The Labour government lied about the deaths of Iraqis held by British troops.
At least seven Iraqi prisoners died in British custody in the first two months after the US-led invasion, leading to an investigation by the military police.
The result of that investigation has not been made public.
All we have is the names of some of the victims.
Athar Karem Ali Mowfakia and Radhi Nama both died on 8 May 2003, Abdel al-Jabbar Moussa Ali died on 17 May.
Sayeed Shabam died on 24 May. One unnamed Iraqi was killed on 12 May.
Lieutenant Colonel Nicholas Mercer was the chief legal officer for the British army in Iraq until July 2003.
It was his job to ensure that soldiers understood and obeyed international law. At almost every stage his advice was ignored.
Mercer recalled seeing one prisoner, Faisal Sadoon, held in “appalling conditions” in a container “with a barbed wire door in 40 degrees-plus of heat”.
He was told of prisoners appearing bruised and hooded at detention centres.
He recalled seeing “a generator running outside the interrogation tent, which seemed to me to create a culture of intimidation and possibly with the aim of muffling any noise”.
At the original court martial over the Baha Mousa case—at which no one was found guilty of the killing—soldiers who were involved in the beatings used the expression “I can’t remember” more than 600 times in the witness stand.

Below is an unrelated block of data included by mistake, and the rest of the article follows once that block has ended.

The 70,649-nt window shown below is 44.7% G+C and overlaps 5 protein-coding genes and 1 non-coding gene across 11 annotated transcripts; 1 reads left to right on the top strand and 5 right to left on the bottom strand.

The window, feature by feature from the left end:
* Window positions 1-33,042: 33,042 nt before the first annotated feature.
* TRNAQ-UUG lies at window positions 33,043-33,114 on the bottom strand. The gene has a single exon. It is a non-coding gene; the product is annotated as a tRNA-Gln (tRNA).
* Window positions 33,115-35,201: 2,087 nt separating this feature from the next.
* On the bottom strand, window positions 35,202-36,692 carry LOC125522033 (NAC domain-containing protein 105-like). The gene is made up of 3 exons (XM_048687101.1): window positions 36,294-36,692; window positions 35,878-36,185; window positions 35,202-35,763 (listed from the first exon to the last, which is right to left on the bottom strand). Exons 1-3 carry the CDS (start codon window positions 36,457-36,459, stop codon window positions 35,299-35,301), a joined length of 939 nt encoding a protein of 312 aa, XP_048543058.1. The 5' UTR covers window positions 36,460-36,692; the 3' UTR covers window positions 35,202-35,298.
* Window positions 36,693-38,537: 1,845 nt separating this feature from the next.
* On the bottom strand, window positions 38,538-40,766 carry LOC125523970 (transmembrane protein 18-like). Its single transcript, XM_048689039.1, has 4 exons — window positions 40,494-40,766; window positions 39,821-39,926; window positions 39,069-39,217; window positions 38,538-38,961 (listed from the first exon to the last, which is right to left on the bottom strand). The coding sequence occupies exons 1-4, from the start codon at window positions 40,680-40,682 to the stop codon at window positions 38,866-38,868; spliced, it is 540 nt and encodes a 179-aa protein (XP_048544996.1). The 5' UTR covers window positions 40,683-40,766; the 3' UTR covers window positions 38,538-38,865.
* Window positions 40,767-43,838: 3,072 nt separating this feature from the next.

The judge spoke of a “wall of silence” from those who should have known what was going on.
In that court martial a copy of an internal army order was produced. In it Mercer wrote, “There have recently been a number of deaths in custody where Iraqi civilians have died whilst being held by various units in theatre.”
In a statement at the time the government was unequivocal. They said Mercer was referring to two deaths in army custody, and that both were investigated and found to be due to natural causes.
Evidence at the Baha Mousa inquiry shows that they were lying.
At the inquiry Mercer testified, “Sometime before 20 May  I got my first report from SIB where a death in custody was reported and… was being investigated.”
He added, “On the evening of the 20 May 2003 the SIB spoke to me and informed me that they thought there were five or six more deaths which required investigation.”
It appears memory loss is as much government policy as torture is.